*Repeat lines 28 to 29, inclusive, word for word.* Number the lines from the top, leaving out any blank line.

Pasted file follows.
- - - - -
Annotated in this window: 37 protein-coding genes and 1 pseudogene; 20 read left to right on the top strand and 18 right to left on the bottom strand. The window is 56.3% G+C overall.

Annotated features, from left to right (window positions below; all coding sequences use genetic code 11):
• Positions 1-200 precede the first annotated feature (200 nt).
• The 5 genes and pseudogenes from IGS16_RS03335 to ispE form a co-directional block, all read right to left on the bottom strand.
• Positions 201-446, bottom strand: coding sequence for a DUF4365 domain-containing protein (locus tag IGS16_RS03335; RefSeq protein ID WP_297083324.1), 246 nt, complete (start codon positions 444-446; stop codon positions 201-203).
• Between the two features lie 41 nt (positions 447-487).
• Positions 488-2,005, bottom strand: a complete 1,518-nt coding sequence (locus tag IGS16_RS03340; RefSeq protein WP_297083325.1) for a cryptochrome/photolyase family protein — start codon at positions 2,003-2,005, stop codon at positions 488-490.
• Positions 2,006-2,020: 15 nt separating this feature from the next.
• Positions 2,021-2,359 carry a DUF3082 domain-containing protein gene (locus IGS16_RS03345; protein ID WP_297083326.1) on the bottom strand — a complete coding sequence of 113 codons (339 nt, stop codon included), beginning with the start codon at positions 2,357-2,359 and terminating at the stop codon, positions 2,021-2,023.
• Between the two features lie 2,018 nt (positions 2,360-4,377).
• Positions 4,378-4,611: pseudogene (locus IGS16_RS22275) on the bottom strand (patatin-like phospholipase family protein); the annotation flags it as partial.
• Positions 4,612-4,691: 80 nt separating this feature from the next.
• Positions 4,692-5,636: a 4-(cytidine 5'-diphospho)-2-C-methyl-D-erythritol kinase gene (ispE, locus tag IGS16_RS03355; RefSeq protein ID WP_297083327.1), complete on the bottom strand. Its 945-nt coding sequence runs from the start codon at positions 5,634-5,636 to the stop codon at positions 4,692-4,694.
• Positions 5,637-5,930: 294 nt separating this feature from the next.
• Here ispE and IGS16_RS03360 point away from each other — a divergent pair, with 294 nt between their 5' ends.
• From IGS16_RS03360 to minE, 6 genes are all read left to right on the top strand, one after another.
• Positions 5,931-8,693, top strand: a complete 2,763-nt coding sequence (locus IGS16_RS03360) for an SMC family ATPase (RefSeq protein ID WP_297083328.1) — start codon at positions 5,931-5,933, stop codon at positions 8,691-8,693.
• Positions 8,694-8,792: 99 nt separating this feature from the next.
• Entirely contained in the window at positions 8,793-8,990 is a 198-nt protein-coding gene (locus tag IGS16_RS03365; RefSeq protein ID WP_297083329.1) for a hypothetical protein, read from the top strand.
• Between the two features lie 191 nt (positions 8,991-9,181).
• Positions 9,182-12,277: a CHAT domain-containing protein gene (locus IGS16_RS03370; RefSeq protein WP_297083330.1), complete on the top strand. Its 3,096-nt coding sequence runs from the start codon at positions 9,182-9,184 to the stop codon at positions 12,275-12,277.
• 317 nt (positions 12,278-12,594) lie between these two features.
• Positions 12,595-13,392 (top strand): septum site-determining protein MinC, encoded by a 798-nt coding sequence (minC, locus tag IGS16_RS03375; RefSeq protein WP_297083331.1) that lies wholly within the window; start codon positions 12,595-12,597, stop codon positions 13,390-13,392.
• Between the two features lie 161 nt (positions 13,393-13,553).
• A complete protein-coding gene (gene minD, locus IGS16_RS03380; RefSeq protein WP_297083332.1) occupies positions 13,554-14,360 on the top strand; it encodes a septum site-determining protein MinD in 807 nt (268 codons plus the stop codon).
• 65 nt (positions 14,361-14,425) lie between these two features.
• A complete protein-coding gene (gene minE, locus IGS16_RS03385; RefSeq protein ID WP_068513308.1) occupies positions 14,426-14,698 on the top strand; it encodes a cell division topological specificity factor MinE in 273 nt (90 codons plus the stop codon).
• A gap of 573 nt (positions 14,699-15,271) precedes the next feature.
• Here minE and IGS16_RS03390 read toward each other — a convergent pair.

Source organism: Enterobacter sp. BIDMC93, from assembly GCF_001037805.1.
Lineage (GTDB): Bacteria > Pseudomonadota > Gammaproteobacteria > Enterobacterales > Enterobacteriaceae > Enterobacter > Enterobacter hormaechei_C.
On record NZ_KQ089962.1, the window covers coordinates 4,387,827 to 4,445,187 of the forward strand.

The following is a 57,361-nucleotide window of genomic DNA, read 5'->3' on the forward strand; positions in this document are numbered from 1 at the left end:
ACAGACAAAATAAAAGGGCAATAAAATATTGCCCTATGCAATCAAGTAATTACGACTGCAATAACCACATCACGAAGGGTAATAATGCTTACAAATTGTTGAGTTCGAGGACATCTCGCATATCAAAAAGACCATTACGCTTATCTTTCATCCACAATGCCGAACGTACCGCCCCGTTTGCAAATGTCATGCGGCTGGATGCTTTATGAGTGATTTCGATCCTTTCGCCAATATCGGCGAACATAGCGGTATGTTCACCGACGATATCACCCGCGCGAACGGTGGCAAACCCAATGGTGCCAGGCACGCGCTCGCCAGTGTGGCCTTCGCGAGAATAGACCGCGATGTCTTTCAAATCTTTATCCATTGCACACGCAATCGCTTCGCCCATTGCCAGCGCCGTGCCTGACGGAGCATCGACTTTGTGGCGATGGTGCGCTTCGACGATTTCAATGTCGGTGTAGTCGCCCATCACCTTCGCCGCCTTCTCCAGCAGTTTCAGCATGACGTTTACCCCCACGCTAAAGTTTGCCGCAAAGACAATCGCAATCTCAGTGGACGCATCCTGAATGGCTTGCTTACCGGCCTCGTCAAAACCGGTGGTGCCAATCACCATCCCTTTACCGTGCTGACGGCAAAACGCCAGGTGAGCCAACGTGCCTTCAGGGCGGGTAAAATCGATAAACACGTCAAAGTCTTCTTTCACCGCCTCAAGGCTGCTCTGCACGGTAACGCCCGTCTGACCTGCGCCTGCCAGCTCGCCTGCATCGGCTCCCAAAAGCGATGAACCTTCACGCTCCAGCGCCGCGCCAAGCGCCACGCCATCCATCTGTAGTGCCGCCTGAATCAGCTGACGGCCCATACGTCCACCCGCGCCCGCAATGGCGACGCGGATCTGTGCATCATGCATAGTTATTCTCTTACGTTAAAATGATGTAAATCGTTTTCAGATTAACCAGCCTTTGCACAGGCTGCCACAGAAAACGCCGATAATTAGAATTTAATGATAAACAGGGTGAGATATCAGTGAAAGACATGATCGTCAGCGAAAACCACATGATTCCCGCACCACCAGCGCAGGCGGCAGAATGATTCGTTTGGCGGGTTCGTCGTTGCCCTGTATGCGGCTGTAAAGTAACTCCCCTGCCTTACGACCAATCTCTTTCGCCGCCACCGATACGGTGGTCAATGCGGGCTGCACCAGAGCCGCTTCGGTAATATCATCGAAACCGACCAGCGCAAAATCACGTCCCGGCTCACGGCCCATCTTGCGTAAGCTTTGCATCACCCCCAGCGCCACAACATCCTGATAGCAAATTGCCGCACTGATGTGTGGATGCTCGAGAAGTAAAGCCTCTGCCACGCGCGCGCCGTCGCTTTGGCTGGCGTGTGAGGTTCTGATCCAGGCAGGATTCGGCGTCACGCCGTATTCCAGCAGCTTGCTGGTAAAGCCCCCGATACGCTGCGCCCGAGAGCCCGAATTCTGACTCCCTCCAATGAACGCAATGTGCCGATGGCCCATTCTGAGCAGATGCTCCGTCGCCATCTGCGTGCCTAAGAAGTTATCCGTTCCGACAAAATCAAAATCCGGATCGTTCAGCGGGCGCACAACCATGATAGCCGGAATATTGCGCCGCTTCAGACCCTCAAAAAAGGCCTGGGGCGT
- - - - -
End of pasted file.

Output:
• A gap of 573 nt (positions 14,699-15,271) precedes the next feature.
• Here minE and IGS16_RS03390 read toward each other — a convergent pair.